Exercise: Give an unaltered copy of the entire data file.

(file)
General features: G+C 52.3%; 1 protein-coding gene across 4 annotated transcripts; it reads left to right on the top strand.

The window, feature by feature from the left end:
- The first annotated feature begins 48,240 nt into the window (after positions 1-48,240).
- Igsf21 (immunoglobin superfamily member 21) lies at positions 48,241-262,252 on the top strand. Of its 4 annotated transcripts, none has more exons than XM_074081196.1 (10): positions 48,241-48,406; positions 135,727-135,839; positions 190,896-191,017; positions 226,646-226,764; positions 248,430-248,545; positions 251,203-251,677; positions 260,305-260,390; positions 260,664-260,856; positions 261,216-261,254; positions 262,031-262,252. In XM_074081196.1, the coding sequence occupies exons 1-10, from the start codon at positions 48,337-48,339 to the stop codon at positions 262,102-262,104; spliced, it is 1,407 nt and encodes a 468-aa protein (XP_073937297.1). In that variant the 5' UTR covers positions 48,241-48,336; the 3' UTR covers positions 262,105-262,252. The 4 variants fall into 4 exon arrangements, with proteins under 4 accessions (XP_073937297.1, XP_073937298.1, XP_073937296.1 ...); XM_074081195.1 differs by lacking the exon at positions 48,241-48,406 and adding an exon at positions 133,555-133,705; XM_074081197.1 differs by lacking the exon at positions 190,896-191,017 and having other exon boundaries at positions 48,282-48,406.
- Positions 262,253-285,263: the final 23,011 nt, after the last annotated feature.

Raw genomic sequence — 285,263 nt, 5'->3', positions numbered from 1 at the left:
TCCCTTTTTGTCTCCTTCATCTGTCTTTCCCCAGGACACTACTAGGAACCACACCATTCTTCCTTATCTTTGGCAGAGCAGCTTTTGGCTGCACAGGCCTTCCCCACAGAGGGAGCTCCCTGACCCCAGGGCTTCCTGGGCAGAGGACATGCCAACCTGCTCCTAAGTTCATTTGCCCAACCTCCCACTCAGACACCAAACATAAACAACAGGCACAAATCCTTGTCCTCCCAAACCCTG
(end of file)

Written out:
General features: G+C 52.3%; 1 protein-coding gene across 4 annotated transcripts; it reads left to right on the top strand.

The window, feature by feature from the left end:
- The first annotated feature begins 48,240 nt into the window (after positions 1-48,240).
- Igsf21 (immunoglobin superfamily member 21) lies at positions 48,241-262,252 on the top strand. Of its 4 annotated transcripts, none has more exons than XM_074081196.1 (10): positions 48,241-48,406; positions 135,727-135,839; positions 190,896-191,017; positions 226,646-226,764; positions 248,430-248,545; positions 251,203-251,677; positions 260,305-260,390; positions 260,664-260,856; positions 261,216-261,254; positions 262,031-262,252. In XM_074081196.1, the coding sequence occupies exons 1-10, from the start codon at positions 48,337-48,339 to the stop codon at positions 262,102-262,104; spliced, it is 1,407 nt and encodes a 468-aa protein (XP_073937297.1). In that variant the 5' UTR covers positions 48,241-48,336; the 3' UTR covers positions 262,105-262,252. The 4 variants fall into 4 exon arrangements, with proteins under 4 accessions (XP_073937297.1, XP_073937298.1, XP_073937296.1 ...); XM_074081195.1 differs by lacking the exon at positions 48,241-48,406 and adding an exon at positions 133,555-133,705; XM_074081197.1 differs by lacking the exon at positions 190,896-191,017 and having other exon boundaries at positions 48,282-48,406.
- Positions 262,253-285,263: the final 23,011 nt, after the last annotated feature.

Raw genomic sequence — 285,263 nt, 5'->3', positions numbered from 1 at the left:
TCCCTTTTTGTCTCCTTCATCTGTCTTTCCCCAGGACACTACTAGGAACCACACCATTCTTCCTTATCTTTGGCAGAGCAGCTTTTGGCTGCACAGGCCTTCCCCACAGAGGGAGCTCCCTGACCCCAGGGCTTCCTGGGCAGAGGACATGCCAACCTGCTCCTAAGTTCATTTGCCCAACCTCCCACTCAGACACCAAACATAAACAACAGGCACAAATCCTTGTCCTCCCAAACCCTG